First year students who arrive at Hogwarts are sorted into one of four houses. Harry, Ron, and their later friend Hermione Granger are all sorted into Gryffindor, the house of the brave and daring. Malfoy is sorted into Slytherin, the house of the ambitious and cunning, on page 120. The book says, “Malfoy swaggered forward when his name was called and got his wish at once: the hat had barely touched his head when it screamed, “SLYTHERIN!’” The Sorting Hat uses Legilimency to look into its wearer’s mind and see which house the student would fit into most, and which attributes the student thinks are the most important. In a way, the system very much depends on how the student was raised. If a student is raised to value loyalty and hard work, they will most likely be sorted into Hufflepuff. If the students’ parents emphasized learning and wit, they value characterics of Ravenclaw. Ron, whose family were all Gryffindors, learned to value their ideals and joined Gryffindor. While Hermione was indeed extremely smart and quick witted, she valued bravery more and followed suit to Gryffindor. In a way, Malfoy was almost destined to be in Slytherin. Not that Slytherin is a bad house by any means, but he never had a chance to learn what he valued growing up, rather it was forced upon him. He was raised to get what he wants, whenever he wants, however he can. He was essentially raised to be in Slytherin, just as Ron was raised to be a Gryffindor. Of course, this isn’t always the case. There are many families who get split into different houses. For example, twin sisters Pavarti (Gryffindor) and Padma (Ravenclaw) Patil were sorted into different houses during their time at Hogwarts. Sirius Black was in Gryffindor while all of his family was in Slytherin. Even still, for a child who has grown up in a household that so strongly emphasizes only certain attributes of a personality, it would be difficult to not hold them to the highest value themselves. That’s not to say that Ron doesn’t deserve to be in Gryffindor or that Malfoy shouldn’t be in Slytherin. Throughout the series we see Ron show admirable bravery, and Draco exhibits extraordinary amounts of both ambition and has proven that he can be very cunning. People do tend to reflect what they hold the most value to. Still, the Hat hardly had a chance to truly see what Draco himself held to the highest standard rather than what he thought he should value. The hat nearly put Harry Potter in Slytherin, and only didn’t because Harry asked it to put him in Gryffindor. Draco obviously had his heart set on Slytherin due to his family, so the Sorting Hat may have not truly sorted Draco based on his character and values. If Draco had been sorted into a different house where he would not be surrounded by the influence of other blood supremacists, he may have developed a very different outlook on blood status early on.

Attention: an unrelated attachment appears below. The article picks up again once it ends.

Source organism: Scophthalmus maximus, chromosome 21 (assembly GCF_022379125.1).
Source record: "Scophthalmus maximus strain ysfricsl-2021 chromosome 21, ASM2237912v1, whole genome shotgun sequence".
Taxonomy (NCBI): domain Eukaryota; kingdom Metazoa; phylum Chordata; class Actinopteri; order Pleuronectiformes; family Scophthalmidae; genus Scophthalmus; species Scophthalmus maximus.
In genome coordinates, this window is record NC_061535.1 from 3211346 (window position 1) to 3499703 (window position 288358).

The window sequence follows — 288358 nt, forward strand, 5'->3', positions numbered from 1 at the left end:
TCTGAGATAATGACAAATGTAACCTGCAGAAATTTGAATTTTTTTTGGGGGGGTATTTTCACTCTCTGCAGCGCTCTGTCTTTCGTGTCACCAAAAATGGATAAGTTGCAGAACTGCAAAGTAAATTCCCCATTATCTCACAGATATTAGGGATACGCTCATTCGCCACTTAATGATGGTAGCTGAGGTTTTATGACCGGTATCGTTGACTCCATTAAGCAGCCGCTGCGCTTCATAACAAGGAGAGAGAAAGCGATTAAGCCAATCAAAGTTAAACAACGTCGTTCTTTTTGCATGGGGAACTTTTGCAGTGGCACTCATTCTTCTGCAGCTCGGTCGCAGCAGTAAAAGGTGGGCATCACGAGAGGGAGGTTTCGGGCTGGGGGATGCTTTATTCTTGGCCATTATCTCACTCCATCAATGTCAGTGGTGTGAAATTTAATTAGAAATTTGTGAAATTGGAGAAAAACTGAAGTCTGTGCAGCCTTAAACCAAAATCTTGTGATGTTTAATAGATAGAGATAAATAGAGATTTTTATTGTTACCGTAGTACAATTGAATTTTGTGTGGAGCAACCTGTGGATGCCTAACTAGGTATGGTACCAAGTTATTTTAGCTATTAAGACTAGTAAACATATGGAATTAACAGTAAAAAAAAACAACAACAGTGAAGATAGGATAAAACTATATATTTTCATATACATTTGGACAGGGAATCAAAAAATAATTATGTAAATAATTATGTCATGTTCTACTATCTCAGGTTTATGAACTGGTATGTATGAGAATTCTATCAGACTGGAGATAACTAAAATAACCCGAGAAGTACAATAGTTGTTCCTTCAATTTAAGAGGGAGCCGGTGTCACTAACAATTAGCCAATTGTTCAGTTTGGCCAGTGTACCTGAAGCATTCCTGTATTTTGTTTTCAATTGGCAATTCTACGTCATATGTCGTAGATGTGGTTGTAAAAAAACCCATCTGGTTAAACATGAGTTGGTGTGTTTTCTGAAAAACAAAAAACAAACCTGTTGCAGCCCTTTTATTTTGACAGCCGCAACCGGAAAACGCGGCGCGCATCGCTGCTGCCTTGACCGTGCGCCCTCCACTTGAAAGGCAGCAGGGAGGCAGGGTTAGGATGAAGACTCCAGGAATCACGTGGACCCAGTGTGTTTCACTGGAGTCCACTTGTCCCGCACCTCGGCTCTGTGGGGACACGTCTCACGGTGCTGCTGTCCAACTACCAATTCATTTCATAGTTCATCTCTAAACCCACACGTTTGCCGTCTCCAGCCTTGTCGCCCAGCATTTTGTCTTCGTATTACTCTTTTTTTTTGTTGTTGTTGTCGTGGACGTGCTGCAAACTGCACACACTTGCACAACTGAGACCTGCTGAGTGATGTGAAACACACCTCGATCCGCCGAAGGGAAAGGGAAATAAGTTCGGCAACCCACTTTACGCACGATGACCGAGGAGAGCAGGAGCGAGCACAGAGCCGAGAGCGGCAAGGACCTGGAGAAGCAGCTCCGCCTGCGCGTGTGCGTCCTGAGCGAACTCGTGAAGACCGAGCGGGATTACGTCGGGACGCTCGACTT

For the first time in his life, Draco was interacting with the very same people his parents brought him up to hate on a daily basis. At Hogwarts, the students weren’t separated into groups based on blood status, rather they were interwoven with other students. A recurring trait in Draco’s character is the fact that Draco is constantly trying to impress his father. This could be because Draco feels like he isn’t enough for his father’s incredibly high standards and feels like he has to prove himself to him. It should be no surprise that Draco acts out as much as he can at school while still keeping up his father’s ideals and image. On page 145, he takes Neville Longbottom’s gift from his grandmother, a Remembrall (a ball filled with smoke that changes colors when the holder has forgotten something), but immediately gives it back as soon as Professor McGonagall sees what has happened. This is a great example of Draco pushing as far as he can before he gets in trouble, therefore disappointing his parents.